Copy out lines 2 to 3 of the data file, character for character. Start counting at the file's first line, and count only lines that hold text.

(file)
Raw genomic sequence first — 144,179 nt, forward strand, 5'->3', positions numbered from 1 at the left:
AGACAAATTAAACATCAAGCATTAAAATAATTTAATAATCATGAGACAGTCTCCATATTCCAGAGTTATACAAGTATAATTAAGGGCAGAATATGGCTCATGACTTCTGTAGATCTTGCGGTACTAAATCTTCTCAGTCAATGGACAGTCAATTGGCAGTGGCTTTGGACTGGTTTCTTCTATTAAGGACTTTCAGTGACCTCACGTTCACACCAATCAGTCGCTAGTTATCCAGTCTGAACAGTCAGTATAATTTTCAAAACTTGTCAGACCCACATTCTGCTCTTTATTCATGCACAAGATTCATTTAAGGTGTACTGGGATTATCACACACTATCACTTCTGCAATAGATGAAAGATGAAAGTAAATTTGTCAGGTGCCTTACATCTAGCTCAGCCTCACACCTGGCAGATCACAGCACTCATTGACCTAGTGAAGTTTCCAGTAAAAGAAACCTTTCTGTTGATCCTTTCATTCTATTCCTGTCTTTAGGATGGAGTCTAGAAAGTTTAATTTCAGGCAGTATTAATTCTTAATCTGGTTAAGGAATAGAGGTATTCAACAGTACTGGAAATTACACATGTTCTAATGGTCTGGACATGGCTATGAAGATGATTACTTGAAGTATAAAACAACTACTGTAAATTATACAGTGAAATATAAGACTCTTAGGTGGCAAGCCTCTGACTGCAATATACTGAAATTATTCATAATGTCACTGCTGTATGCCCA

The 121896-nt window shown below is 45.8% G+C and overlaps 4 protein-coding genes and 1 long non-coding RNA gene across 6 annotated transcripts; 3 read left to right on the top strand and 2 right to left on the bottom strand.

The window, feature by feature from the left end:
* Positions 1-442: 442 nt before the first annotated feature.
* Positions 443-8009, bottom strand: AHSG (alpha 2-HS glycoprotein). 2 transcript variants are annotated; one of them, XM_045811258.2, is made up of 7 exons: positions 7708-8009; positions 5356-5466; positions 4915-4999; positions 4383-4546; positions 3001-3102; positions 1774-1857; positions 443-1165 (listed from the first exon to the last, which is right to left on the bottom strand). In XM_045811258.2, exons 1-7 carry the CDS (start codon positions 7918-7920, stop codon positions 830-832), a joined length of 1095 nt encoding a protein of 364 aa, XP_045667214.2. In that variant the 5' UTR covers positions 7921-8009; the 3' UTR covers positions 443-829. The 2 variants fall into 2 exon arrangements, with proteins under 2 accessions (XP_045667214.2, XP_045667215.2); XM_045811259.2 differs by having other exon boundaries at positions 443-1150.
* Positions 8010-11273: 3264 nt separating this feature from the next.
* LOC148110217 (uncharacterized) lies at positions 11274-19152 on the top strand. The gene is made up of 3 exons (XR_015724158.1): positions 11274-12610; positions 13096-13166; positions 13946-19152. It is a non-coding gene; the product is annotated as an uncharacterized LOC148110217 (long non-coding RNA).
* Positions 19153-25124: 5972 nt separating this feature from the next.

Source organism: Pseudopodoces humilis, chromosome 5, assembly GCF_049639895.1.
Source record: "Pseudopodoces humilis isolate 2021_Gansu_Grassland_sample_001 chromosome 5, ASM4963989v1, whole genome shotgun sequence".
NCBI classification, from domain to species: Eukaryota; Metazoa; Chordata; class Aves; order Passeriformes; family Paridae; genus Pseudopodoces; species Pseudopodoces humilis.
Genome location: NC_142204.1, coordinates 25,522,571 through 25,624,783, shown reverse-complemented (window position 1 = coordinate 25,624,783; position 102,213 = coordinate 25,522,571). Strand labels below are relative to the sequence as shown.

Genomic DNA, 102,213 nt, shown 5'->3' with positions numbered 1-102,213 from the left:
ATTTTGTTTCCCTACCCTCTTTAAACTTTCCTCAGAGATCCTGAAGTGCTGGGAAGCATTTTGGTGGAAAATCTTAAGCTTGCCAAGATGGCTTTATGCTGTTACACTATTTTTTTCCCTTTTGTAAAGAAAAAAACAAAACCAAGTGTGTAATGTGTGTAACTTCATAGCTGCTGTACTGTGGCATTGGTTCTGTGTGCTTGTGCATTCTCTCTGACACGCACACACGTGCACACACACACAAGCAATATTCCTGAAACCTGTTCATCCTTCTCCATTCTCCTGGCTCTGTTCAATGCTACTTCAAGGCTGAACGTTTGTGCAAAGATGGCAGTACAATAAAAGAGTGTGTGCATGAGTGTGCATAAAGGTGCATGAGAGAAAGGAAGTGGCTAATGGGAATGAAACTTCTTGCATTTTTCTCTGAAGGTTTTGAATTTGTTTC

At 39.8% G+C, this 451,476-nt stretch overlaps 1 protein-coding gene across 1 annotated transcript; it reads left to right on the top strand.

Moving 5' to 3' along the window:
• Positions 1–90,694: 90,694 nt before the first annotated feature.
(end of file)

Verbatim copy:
AGACAAATTAAACATCAAGCATTAAAATAATTTAATAATCATGAGACAGTCTCCATATTCCAGAGTTATACAAGTATAATTAAGGGCAGAATATGGCTCATGACTTCTGTAGATCTTGCGGTACTAAATCTTCTCAGTCAATGGACAGTCAATTGGCAGTGGCTTTGGACTGGTTTCTTCTATTAAGGACTTTCAGTGACCTCACGTTCACACCAATCAGTCGCTAGTTATCCAGTCTGAACAGTCAGTATAATTTTCAAAACTTGTCAGACCCACATTCTGCTCTTTATTCATGCACAAGATTCATTTAAGGTGTACTGGGATTATCACACACTATCACTTCTGCAATAGATGAAAGATGAAAGTAAATTTGTCAGGTGCCTTACATCTAGCTCAGCCTCACACCTGGCAGATCACAGCACTCATTGACCTAGTGAAGTTTCCAGTAAAAGAAACCTTTCTGTTGATCCTTTCATTCTATTCCTGTCTTTAGGATGGAGTCTAGAAAGTTTAATTTCAGGCAGTATTAATTCTTAATCTGGTTAAGGAATAGAGGTATTCAACAGTACTGGAAATTACACATGTTCTAATGGTCTGGACATGGCTATGAAGATGATTACTTGAAGTATAAAACAACTACTGTAAATTATACAGTGAAATATAAGACTCTTAGGTGGCAAGCCTCTGACTGCAATATACTGAAATTATTCATAATGTCACTGCTGTATGCCCA

The 121896-nt window shown below is 45.8% G+C and overlaps 4 protein-coding genes and 1 long non-coding RNA gene across 6 annotated transcripts; 3 read left to right on the top strand and 2 right to left on the bottom strand.